Rehr Calls 17 Analog Cut-offs A "Non-Event"


National Association of Broadcasters President David Rehr told the FCC Thursday that the Feb. 17 transition of over 400 stations to digital was essentially a "nonevent," where "viewer confusion and calls were relatively low" and "awareness of the DTV transition was virtually saturated across the country."

Rehr, speaking at an FCC meeting on the DTV transition, attributed that primarily to the industry's $1.2 billion education campaign that "saturated" consumer awareness of the transition.

Rehr conceded challenges remain, however, and said those include rebranding that message for the new June 12 DTV hard date, "ensuring DMA leadership." He noted that NAB had taken the suggestion of FCC commissioner Robert McDowell to heart and was compiling a list of point people in each TV market. At last month's DTV transition update meeting, McDowell suggested there needed to be transition point people in each market.

Rehr said other challenges included scanning and rescanning for digital channels, which the

FCC and others have identified as one of the key viewer quesions/problems. Rehr said that NAB had produced PSAs encouraging viewers to test their equipment early, and had produced a new, 30-minute video dealing with the scanning and re-scanning issue. But he also said the FCC needed to step up, perhaps including in-person visits by FCC call center personnell.

Other challenges, he said, include dealing with antenna issues, saying the new 30-minute program covers that as well, and adding that stations are also talking about it in newscasts and other long-form programming. FCC Chairman Michael Copps couldn't stress enough the need for letting consumers know when they might have reception issues related to the DTV switch.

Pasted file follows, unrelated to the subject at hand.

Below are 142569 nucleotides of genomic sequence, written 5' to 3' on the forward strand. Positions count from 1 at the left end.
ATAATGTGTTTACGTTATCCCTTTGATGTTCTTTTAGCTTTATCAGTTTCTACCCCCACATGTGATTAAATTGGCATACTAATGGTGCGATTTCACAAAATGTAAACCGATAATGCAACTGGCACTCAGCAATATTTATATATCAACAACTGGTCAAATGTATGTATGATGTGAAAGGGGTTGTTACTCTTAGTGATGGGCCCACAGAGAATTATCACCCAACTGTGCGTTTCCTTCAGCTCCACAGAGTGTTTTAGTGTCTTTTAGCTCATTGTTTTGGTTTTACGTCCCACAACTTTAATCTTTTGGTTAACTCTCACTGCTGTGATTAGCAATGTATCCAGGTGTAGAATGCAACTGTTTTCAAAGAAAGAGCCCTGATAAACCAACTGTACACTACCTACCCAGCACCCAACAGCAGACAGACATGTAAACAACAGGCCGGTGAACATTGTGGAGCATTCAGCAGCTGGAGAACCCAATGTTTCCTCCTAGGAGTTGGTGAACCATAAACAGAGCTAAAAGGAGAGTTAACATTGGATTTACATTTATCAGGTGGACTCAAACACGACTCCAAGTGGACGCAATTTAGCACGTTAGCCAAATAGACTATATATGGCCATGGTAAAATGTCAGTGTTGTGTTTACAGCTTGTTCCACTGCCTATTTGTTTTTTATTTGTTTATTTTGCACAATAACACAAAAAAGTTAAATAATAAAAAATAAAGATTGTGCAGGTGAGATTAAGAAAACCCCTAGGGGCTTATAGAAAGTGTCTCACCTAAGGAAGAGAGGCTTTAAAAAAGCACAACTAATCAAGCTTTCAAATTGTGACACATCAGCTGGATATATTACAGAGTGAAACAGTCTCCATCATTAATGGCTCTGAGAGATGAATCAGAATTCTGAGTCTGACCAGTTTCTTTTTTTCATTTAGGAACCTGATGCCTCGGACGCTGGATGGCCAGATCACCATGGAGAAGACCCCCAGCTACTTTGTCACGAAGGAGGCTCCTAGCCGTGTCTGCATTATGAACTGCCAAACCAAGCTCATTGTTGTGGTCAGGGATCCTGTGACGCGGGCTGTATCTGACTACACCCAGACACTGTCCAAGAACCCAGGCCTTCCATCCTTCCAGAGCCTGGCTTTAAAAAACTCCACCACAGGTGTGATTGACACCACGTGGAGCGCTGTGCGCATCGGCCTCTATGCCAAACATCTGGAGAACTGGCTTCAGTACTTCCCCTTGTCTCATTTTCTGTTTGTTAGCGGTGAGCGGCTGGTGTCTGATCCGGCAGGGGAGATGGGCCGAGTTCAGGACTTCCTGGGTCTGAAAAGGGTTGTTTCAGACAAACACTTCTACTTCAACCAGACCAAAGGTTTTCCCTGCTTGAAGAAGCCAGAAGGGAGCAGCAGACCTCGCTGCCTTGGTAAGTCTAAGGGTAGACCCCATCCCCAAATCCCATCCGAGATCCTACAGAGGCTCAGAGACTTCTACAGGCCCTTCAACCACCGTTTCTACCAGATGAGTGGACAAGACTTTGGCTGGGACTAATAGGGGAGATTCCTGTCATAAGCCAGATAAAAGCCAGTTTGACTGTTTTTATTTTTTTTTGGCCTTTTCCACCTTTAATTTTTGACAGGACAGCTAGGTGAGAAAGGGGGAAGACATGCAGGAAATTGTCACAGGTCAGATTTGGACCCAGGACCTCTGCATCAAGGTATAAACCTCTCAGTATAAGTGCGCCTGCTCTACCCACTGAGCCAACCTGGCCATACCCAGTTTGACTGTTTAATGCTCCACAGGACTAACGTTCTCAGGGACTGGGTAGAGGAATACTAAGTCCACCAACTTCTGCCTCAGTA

Rehr said that in the case of reception issues due to changes in TV station coverage areas, the NAB was encouraging stations that will lose more than 25% of their analog coverage areas to provide that general information to the public, as well as more specific information like pointing them to and the FCC's new DTV reception maps, both of which help viewers determine what signals they should be getting and what they may need to do to better receive them.

Summarizing the NAB's official comments on the FCC's implementation of the DTV date move to June 12, Rehr said broadcasters want the commission to:

"• Extend flexibility to stations. Some stations will need to terminate analog service prior to June 12. All stations should be empowered to tailor their DTV messages for their individual station's circumstances.

• Use FCC money wisely and not duplicate industry efforts on messaging or research.

• Bolster the FCC call center and train operators. The $90 million the FCC will receive via NTIA and from the economic stimulus package should fund this effort.

• Expedite the grant process to get funds to grass roots organizations quickly to spread the word and help viewers upgrade.

• Eliminate consumer education requirements for stations that have already transitioned. They confuse viewers who are not the target audience.

• Substantially reduce the final week of DTV education crawls for stations transitioning early to eliminate viewer fatigue and hostility.